I am the principal investigator of HIDDEN FOODS. After my PhD in Prehistoric Archaeology (2010) I moved to Cambridge as a Marie Curie Fellow at the McDonald Institute for Archaeological Research and after that I became Senior Research Associate at the Department of Archaeology. I am currently Associate Professor at La Sapienza University of Rome where I also lead the DANTE laboratory for the Study of Ancient Diet and Technology. I am interested in prehistoric forager diet, technology and symbolism by analysing use-wear traces and micro-remains preserved on prehistoric artefacts and in human dental calculus.

Giuseppina MUTRI

I am Palaeolithic archaeologist specialized in raw material sourcing, technology, use-wear and residues analyses on stone tools. I moved to Cambridge in 2011 as a Marie Curie Fellow and until 2015 I was Visiting Scholar at McDonald Institute for Archaeological Research. In 2015 I joined HIDDEN FOODS team and conducted fieldwork activity at archaeological sites in Italy, Croatia and Serbia, focusing on flotation and selection of organic remains suitable for direct dating. I am currently Research Assistant on the Project.


I am Laboratory Technician in Archaeobotany at the University of York. My research focuses on the reconstruction of ancient people diet and living condition using micro-remains, tiny dust particles, entrapped in ancient human dental plaque. I joined the HIDDEN FOODS project in 2015 and collaborate with the PI in the study of dental calculus from Palaeolithic and Mesolithic sites of Italy and the Balkans.


My research interests are in European and Near Eastern Prehistory and archaeological theory. I have studied in particular the culture change from foraging to farming in the Balkans, writing about the issues of social memory and cultural identities in the past. In particular my research have focused on the prehistoric record of the Danube Gorges region of north-east Serbia where I researched the Mesolithic-Neolithic site of Vlasac and the Palaeolithic deposits of Tabula Traiana Cave. Other projects I am involved in focus on the Late Pleistocene and Early Holocene forger land-use strategies in Montenegro. My contribution to the HIDDEN FOODS project involves selection of samples for radiocarbon dating, analysis and contextualization of the dating results and subsequent interpretation.


I am a Prehistoric archaeologist specialized in techno-functional analysis on macrolithic tools, using macro and micro traces approach in combination with experimental protocols. In 2017 I finished my PhD at the Sapienza University of Rome in joint research with the Paris-1 Panthéon-Sorbonne University and, soon after, I joined the HIDDEN FOODS project. I am interested in mineral resources studies and vegetal matters. My contribution to the project involves the creation and use of an experimental reference collection of groundstones for interpreting use-wear traces on archaeological artefacts.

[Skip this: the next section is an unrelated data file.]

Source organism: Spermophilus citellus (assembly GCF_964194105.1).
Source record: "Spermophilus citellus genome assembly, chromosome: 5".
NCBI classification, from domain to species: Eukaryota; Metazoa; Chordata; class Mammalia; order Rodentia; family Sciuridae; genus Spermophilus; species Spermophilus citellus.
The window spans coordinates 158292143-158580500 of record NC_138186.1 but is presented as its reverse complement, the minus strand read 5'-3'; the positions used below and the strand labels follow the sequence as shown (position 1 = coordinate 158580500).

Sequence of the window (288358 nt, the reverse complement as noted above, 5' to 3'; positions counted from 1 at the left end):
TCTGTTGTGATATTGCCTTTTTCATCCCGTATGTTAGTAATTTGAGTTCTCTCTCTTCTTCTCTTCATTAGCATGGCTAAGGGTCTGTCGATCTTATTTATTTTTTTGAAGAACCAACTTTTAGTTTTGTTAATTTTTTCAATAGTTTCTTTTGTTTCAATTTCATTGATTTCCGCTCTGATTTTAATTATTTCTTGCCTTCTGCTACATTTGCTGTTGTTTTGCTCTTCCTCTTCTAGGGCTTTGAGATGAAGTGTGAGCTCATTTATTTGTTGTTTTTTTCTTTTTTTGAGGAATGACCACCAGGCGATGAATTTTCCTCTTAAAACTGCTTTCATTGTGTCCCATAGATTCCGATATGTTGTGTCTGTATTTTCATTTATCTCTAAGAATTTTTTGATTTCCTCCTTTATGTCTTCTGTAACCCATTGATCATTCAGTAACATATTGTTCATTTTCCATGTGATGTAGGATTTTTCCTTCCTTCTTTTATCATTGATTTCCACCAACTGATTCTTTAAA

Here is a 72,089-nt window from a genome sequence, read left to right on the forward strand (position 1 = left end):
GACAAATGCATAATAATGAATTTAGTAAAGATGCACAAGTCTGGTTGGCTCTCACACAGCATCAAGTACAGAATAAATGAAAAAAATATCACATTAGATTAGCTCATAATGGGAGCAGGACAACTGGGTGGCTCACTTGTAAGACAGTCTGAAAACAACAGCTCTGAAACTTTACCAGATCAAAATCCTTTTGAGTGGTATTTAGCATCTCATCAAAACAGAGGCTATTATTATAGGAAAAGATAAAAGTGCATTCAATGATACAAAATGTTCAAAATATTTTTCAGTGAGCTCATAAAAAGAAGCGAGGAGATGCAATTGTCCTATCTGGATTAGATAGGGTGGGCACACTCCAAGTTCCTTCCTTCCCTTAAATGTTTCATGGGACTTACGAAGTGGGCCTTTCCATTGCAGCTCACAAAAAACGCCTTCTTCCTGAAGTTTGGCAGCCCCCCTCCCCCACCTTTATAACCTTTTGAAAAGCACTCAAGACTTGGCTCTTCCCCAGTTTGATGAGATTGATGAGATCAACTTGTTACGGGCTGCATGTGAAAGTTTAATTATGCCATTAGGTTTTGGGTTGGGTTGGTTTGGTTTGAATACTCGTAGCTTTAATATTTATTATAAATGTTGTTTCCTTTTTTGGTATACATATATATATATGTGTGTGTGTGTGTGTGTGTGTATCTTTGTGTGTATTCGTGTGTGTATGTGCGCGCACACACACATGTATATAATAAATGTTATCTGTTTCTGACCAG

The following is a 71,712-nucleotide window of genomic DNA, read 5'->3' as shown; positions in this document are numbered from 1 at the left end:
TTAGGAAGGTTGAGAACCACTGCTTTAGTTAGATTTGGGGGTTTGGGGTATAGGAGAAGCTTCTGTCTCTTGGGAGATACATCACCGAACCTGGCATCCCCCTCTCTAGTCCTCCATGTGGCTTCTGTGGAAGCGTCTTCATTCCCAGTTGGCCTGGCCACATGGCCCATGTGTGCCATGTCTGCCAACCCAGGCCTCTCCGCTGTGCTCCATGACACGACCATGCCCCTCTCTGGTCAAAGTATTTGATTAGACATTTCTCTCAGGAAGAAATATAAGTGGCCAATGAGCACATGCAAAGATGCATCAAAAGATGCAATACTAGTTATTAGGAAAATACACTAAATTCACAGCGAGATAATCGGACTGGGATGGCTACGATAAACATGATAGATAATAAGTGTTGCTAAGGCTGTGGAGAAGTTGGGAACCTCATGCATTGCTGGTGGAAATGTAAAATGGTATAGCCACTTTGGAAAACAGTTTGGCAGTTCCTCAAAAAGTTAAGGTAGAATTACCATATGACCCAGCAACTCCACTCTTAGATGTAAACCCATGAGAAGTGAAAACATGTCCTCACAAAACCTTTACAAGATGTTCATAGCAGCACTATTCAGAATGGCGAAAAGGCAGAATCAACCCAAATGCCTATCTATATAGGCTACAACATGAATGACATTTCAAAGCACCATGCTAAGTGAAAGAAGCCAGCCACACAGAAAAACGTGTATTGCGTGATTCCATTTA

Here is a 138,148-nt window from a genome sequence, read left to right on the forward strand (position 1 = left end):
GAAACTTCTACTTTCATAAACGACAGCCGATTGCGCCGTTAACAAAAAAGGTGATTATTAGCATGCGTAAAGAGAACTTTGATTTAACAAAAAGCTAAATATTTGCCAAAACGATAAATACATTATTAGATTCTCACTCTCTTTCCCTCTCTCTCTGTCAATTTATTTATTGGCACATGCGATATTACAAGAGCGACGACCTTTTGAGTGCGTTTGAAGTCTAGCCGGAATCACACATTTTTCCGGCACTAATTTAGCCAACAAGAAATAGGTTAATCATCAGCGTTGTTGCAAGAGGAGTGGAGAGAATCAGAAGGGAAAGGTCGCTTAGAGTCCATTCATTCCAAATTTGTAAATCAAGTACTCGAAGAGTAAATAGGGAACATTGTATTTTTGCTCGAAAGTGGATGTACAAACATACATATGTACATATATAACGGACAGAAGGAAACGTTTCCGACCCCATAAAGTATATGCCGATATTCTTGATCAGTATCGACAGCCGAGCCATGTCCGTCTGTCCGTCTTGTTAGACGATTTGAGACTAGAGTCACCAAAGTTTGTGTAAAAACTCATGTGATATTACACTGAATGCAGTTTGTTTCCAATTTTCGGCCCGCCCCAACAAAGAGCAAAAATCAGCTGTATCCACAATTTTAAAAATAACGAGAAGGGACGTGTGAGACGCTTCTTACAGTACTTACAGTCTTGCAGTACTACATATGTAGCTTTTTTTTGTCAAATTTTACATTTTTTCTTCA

Andrea Zupancich

My research interests focus on the technology and use of stone tools during the Palaeolithic, in particular during its earliest stages in Africa and Eurasia. I analyse the technology and use of ancient stone tools through the application of an approach combining techno-morpho functional and use wear analyses. Currently, I am completing my PhD research at Tel Aviv University (Israel), focusing on the technology ands use of Quina scrapers coming from the Late Lower Palaeolithic site of Qesem Cave. I am also, currently involved in other several projects in Italy and Israel (e.g. Riparo di Fumane, Notarchirico, Revadim and Jaljulia) focusing on the use of stone tools in early hominins communities. My contribution to the HIDDEN FOODS projects involves the application of Photogrammetry to create 3D models of ancient artefacts combined with the spatial analysis of use and technological-related traces identified on the tools.

Marialetizia CARRA

As an archaeobotanist, I study plant macro-remains found in archaeological deposits and recovered by flotation. My interests are human diet, the study of ancient plant foods and the medicinal herbs. My role in the HIDDEN FOODS project is to retrieve plant materials from archaeological excavations and examine the carpological remains in order to understand the importance of plants in the Paleolithic and Mesolithic diets.

Claudio Ottoni

My main expertise lies in the field of biomolecular archaeology and paleogenetics, in particular the use of ancient DNA to address questions about past human and animal populations. I received my PhD in Ecology and Evolutionary Biology at the University of Rome Tor Vergata in 2008, focusing on the human peopling of North Africa and molecular diagenesis in thermally damaged bones. From 2009 till 2016, at the Centre for Archaeoelogical Sciences of the University of Leuven (Belgium), I investigated the domestication of pigs and cats, and the demographic changes in an ancient human population from a Roman city in Turkey (Sagalassos). In 2016 I joined the CEES of the University of Oslo, where I conducted metagenomic and microbial genomic analyses to investigate the evolution of Yersinia pathogens in the past and the present (Yersinia pestis and Y. ruckeri), and the oral microbiome of ancient baboons held in captivity. I joined the HIDDEN FOODS project in November 2018 to investigate the ora

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We will be posting positions for post-doctoral fellowships in the near future. Please return soon for details of these positions.